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Non-ideal inductor voltage

  1. Nov 14, 2012 #1
    1. The problem statement, all variables and given/known data
    An inductor is subjected to the current in the graph:
    RAbC0.jpg

    L = 100mH = 0.1H

    I) Calculate and graph the voltage over the ideal inductor.

    II) Repeat for non ideal inductor with a resistance of:
    RL = 50 Ω

    2. Relevant equations

    [tex]U_{L}=L*\frac{di}{dt}[/tex]
    [tex]U_{av}=L*\frac{Δi}{Δt}[/tex]

    The voltage over an inductor is equal to the rate of change of the current through the coil.

    3. The attempt at a solution

    I)
    MkSOe.jpg

    This is what I came up with. As an example, from 2 ms to 4 ms:

    [tex]U_{av}=0.1H*\frac{-2A}{2*10^-3 s} = -100V[/tex]

    Ok, some question, I am pretty sure the answer is yes to these two, but I'd love to have them confirmed, so I know I am on the right track:

    *Is my square wave form correct? Should it be square, like this?

    *Am I doing this correctly? It seems to me [tex]U_{av} = U[/tex]. So I could write just U =...

    II)

    This is when I become confused, and I have spent hours and hours trying to solve this... sadly heh. I don't know where to start!

    The way I understand it:

    *Regardless of the internal resistance, the current will still be the same, as the coil and the internal resistance will be in series.

    *So for charging up during 0-1ms, the voltage over the coil will be the same.

    *Am I still going to have a square wave form?

    I've been given as a clue that [tex]U_{coil}(3ms) = -50 V[/tex]

    Please, just a nudge in the right direction, I'm totally stuck here..
     
    Last edited: Nov 14, 2012
  2. jcsd
  3. Nov 14, 2012 #2
    Yes, all good assuming your algebra is right.

    Yes you are but I don't even look at the Uav equation. What is important is the slope of i(t) at any particular time and in your graphs the slope di/dt is constant over periods of time.

    That's right, you are shoving the same current through the non-ideal inductor as before. The outside current source will have to adjust its terminal voltage to accomplish this.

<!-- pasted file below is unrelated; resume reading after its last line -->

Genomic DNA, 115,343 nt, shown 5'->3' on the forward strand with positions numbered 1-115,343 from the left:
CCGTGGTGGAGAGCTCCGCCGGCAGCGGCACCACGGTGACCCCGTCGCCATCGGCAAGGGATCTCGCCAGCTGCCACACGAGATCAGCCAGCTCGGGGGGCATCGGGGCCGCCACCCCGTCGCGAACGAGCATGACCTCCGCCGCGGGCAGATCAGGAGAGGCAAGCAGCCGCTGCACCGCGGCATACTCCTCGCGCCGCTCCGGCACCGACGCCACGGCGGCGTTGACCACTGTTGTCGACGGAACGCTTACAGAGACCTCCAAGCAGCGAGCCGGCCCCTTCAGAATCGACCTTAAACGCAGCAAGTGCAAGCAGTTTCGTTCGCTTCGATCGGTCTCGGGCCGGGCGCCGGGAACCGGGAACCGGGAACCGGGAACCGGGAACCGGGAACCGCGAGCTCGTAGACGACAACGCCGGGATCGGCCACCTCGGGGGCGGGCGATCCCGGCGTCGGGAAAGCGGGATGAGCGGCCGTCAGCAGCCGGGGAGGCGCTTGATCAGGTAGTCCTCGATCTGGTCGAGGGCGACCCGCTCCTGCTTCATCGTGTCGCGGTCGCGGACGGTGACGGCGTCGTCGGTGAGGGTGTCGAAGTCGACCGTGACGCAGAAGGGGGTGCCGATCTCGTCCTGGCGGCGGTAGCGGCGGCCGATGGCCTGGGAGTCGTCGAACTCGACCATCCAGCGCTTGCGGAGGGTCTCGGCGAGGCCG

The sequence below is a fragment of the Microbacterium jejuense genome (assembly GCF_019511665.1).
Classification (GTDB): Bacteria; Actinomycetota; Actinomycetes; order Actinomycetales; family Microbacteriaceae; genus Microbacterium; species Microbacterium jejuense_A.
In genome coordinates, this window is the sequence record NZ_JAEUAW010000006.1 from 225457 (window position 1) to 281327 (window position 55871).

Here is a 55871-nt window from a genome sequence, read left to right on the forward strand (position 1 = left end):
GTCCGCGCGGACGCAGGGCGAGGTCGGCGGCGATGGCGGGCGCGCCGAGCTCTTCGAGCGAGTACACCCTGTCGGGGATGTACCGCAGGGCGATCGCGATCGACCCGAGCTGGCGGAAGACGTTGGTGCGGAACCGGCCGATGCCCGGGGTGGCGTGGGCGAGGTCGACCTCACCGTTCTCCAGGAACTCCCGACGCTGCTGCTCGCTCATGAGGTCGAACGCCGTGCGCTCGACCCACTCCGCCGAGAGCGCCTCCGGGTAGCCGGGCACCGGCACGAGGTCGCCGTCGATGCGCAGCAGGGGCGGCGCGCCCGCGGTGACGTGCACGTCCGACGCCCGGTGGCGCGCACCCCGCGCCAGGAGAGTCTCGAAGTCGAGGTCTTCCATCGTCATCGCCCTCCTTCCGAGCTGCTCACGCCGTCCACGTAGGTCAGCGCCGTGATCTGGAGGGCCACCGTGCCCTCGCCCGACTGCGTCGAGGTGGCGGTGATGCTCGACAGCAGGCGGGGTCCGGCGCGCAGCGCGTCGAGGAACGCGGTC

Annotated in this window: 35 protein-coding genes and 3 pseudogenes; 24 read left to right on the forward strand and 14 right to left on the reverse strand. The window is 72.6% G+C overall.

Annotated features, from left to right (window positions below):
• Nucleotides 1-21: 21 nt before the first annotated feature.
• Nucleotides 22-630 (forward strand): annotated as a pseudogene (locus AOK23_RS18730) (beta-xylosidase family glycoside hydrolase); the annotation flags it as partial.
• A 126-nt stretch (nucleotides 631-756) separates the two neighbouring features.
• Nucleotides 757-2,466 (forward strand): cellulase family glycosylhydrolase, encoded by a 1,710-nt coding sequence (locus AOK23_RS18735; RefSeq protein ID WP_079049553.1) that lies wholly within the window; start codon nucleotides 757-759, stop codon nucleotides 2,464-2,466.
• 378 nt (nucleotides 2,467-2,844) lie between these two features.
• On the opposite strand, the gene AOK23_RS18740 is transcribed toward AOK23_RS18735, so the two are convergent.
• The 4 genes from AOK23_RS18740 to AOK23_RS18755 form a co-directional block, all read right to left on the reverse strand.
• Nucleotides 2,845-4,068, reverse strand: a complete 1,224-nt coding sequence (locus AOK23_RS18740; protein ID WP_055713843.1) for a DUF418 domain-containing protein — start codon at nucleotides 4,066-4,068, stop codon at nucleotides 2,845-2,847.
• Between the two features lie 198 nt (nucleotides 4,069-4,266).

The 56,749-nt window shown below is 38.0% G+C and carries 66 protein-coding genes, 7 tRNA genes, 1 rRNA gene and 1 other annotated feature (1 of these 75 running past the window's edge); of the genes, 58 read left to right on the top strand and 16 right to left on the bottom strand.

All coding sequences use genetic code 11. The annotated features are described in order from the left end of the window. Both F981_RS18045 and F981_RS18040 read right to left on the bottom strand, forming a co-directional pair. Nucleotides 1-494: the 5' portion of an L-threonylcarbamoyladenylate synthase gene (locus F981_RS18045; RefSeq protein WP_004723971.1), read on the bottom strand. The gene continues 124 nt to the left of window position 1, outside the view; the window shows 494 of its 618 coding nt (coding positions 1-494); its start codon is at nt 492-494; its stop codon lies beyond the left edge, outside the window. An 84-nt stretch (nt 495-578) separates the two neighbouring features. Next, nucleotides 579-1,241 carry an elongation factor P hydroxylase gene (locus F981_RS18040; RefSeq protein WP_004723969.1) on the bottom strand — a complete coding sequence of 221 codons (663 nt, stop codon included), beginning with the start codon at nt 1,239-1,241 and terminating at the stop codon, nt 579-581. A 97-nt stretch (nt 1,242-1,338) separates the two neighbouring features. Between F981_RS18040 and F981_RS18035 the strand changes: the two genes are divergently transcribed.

The non-ideal inductor is now modelled as a resistance in series with an ideal inductor. The voltage you measure across the non-ideal inductor is equal to the voltage across the ideal part plus ?
     
  4. Nov 14, 2012 #3
    [tex]v_{real} = v_{ideal} + v_{R_{i}}[/tex]

    Matching the variables to my drawing's labels:
    [tex]v_{non-ideal} = v_{ideal} + v_{R}[/tex]

    qTdIt.png

    Alright, so the voltage from 2ms to 4ms is -100 over the ideal.

    And the average current is 1 A. That makes the voltage over the resistor: R * I = 50 ohm * 1A = 50V.

    [tex]v_{real} = v_{ideal} + v_{R_{i}} = -100V + 50V = -50V [/tex]

    Is this sound reasoning? I think it is. What troubled me was the linear drop in the current, and I was having problems understanding how that influenced the voltage of the resistor... I think I get it now.
     
    Last edited: Nov 14, 2012
  5. Nov 14, 2012 #4
    Yes :). But let's not look at the average, let's look at a specific instant of time.

    Your hint was:

    [tex]U_{coil}(3ms) = -50 V[/tex]

    At t=3ms, the voltage across the ideal inductor is -100. The current through the inductor is (from your graph) 1A. So the voltage measured across the nonideal inductor is: Videal + iR = -100 + 50 = -50V, in agreement with the hint.

    I just wanted to make sure you were looking at the current at a particular instant of time t=3ms instead of some average over an interval.

    You can see that the voltage measured across the non-ideal inductor will be a scaled version of your i(t) graph (iR) plus the square wave voltage you found for the ideal inductor. So your squares are going to disappear except where the current is constant.
     
  6. Nov 14, 2012 #5
    Thank you so much.

    I kinda knew that when I finally get this task solved, I would look back at it and wonder what took me so long.

    The problem was I kept feeling the drop in current coming through the inductor would change the voltage over the conductor all the time, causing some weird differential equation task, where the voltage rose abruptly, but dropped exponentially. And then I was constantly wondering about whether I had built my work on faulty logic from the start, so it's a huge help just that you confirmed for me the first steps, that I had done it right.

    Thanks again! ;)
     
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